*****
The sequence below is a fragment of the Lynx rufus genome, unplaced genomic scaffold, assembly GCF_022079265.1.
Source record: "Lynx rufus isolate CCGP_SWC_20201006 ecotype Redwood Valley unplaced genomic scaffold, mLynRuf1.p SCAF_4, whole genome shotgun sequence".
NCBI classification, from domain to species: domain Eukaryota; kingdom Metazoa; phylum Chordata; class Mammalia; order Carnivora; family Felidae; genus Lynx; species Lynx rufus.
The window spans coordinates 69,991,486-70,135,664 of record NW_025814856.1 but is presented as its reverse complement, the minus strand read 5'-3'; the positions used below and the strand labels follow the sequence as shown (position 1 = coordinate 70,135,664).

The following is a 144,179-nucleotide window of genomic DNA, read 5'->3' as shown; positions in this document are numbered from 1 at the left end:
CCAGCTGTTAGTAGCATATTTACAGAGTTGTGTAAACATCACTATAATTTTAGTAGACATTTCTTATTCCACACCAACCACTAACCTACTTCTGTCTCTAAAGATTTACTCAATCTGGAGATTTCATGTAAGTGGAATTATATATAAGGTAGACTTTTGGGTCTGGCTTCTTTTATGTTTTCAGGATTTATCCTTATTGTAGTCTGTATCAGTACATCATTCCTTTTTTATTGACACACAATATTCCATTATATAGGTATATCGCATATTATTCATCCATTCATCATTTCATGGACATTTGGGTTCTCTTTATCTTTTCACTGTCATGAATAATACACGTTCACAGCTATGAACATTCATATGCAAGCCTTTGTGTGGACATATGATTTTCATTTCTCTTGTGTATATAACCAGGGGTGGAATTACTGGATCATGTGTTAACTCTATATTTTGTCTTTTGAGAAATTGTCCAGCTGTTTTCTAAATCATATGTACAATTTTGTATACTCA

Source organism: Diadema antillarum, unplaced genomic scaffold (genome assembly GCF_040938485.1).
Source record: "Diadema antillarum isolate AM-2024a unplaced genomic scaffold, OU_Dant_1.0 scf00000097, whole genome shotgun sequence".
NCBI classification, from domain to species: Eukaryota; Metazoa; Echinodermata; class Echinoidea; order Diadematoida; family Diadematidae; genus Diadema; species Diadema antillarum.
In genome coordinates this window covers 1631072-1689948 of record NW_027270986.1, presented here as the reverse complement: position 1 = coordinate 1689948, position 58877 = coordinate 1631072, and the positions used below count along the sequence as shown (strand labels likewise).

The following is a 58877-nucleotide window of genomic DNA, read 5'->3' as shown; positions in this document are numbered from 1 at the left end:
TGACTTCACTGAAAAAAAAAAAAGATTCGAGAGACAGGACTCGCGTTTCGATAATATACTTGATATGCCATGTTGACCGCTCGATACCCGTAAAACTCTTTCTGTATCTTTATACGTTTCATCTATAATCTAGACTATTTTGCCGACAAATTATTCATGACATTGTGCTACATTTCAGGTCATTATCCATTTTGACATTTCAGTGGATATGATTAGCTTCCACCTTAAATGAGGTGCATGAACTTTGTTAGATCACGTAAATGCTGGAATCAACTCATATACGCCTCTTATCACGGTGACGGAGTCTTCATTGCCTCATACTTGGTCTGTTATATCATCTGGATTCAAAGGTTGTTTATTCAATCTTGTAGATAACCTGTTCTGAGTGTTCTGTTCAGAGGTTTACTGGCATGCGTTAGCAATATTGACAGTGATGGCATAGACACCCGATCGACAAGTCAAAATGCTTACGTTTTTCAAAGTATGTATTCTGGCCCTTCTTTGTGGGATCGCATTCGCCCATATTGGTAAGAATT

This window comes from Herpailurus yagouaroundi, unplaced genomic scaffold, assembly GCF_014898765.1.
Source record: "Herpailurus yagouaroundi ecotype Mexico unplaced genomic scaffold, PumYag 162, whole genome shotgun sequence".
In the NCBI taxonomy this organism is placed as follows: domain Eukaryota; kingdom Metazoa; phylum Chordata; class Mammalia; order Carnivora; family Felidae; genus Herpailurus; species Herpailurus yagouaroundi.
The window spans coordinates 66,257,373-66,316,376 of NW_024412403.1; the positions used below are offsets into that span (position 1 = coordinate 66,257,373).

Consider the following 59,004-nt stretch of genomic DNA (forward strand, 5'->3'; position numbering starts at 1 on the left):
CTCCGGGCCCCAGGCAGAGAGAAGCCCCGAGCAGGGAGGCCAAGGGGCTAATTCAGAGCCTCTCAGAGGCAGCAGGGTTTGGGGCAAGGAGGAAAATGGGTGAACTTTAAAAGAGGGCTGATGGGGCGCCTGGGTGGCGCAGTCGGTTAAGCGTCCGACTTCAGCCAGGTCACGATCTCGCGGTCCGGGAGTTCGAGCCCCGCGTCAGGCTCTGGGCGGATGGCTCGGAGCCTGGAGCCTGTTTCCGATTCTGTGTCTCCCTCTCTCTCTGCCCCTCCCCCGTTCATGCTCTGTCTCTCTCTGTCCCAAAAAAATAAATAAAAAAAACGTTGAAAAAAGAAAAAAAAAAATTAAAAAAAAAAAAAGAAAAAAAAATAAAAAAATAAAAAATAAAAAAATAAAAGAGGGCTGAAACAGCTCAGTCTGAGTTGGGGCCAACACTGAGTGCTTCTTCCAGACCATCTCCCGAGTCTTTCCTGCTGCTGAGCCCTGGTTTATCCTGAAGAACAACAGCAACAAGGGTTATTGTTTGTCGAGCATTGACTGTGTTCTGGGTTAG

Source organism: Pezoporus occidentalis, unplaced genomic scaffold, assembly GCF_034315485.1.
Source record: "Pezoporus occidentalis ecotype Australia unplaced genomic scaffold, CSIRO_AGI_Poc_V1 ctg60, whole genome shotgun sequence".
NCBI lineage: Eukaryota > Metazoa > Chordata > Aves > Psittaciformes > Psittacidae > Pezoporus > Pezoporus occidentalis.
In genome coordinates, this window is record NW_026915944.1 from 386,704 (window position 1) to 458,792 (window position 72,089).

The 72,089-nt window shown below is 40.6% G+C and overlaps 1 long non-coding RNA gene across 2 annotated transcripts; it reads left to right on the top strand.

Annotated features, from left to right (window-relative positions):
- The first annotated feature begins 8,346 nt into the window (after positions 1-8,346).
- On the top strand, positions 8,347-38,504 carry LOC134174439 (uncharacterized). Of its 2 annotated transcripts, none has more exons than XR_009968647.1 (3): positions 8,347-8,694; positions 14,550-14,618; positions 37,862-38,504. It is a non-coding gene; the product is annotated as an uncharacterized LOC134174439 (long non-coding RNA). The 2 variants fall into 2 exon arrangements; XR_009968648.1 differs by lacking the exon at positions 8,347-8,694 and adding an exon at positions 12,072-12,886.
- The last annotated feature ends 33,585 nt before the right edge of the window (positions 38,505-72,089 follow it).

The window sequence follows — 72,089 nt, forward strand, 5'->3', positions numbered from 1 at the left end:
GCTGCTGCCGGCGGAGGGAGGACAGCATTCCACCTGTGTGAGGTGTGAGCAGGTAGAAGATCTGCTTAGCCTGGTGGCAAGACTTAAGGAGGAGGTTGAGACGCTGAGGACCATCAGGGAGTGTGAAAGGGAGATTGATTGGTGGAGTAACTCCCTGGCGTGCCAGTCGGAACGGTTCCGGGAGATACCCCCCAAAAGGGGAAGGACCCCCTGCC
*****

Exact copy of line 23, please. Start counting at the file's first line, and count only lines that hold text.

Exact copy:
The 72,089-nt window shown below is 40.6% G+C and overlaps 1 long non-coding RNA gene across 2 annotated transcripts; it reads left to right on the top strand.